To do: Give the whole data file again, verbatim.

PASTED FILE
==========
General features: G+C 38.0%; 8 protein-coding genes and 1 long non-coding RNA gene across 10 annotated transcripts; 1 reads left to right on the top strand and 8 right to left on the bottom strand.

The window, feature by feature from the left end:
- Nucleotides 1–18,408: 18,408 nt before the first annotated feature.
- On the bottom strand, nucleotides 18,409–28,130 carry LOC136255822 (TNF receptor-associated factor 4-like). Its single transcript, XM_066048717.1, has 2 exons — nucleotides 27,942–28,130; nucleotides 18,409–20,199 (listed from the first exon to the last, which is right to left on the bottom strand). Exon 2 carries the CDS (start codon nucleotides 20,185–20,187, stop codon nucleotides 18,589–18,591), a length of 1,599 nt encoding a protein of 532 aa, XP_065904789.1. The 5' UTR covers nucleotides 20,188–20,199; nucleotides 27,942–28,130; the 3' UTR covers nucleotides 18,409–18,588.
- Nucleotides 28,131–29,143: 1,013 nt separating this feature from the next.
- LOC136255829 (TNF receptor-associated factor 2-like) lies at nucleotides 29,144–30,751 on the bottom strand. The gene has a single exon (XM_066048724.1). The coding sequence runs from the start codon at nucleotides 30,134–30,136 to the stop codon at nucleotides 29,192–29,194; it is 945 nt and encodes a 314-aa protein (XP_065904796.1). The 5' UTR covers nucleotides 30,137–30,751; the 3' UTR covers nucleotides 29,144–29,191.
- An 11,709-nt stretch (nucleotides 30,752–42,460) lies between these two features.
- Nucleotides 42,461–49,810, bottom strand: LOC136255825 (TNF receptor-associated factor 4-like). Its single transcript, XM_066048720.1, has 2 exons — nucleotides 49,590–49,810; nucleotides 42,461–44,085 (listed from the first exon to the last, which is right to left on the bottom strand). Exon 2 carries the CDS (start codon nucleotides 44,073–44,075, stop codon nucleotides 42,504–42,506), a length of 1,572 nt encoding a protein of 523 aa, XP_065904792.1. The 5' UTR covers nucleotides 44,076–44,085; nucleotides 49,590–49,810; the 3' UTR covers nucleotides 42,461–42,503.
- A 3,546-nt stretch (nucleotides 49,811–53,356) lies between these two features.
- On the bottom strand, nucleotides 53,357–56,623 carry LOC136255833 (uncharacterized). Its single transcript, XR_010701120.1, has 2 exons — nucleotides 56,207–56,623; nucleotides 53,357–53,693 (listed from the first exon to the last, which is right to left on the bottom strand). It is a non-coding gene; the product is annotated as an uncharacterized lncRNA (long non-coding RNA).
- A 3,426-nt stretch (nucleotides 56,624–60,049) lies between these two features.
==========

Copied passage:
General features: G+C 38.0%; 8 protein-coding genes and 1 long non-coding RNA gene across 10 annotated transcripts; 1 reads left to right on the top strand and 8 right to left on the bottom strand.

The window, feature by feature from the left end:
- Nucleotides 1–18,408: 18,408 nt before the first annotated feature.
- On the bottom strand, nucleotides 18,409–28,130 carry LOC136255822 (TNF receptor-associated factor 4-like). Its single transcript, XM_066048717.1, has 2 exons — nucleotides 27,942–28,130; nucleotides 18,409–20,199 (listed from the first exon to the last, which is right to left on the bottom strand). Exon 2 carries the CDS (start codon nucleotides 20,185–20,187, stop codon nucleotides 18,589–18,591), a length of 1,599 nt encoding a protein of 532 aa, XP_065904789.1. The 5' UTR covers nucleotides 20,188–20,199; nucleotides 27,942–28,130; the 3' UTR covers nucleotides 18,409–18,588.
- Nucleotides 28,131–29,143: 1,013 nt separating this feature from the next.
- LOC136255829 (TNF receptor-associated factor 2-like) lies at nucleotides 29,144–30,751 on the bottom strand. The gene has a single exon (XM_066048724.1). The coding sequence runs from the start codon at nucleotides 30,134–30,136 to the stop codon at nucleotides 29,192–29,194; it is 945 nt and encodes a 314-aa protein (XP_065904796.1). The 5' UTR covers nucleotides 30,137–30,751; the 3' UTR covers nucleotides 29,144–29,191.
- An 11,709-nt stretch (nucleotides 30,752–42,460) lies between these two features.
- Nucleotides 42,461–49,810, bottom strand: LOC136255825 (TNF receptor-associated factor 4-like). Its single transcript, XM_066048720.1, has 2 exons — nucleotides 49,590–49,810; nucleotides 42,461–44,085 (listed from the first exon to the last, which is right to left on the bottom strand). Exon 2 carries the CDS (start codon nucleotides 44,073–44,075, stop codon nucleotides 42,504–42,506), a length of 1,572 nt encoding a protein of 523 aa, XP_065904792.1. The 5' UTR covers nucleotides 44,076–44,085; nucleotides 49,590–49,810; the 3' UTR covers nucleotides 42,461–42,503.
- A 3,546-nt stretch (nucleotides 49,811–53,356) lies between these two features.
- On the bottom strand, nucleotides 53,357–56,623 carry LOC136255833 (uncharacterized). Its single transcript, XR_010701120.1, has 2 exons — nucleotides 56,207–56,623; nucleotides 53,357–53,693 (listed from the first exon to the last, which is right to left on the bottom strand). It is a non-coding gene; the product is annotated as an uncharacterized lncRNA (long non-coding RNA).
- A 3,426-nt stretch (nucleotides 56,624–60,049) lies between these two features.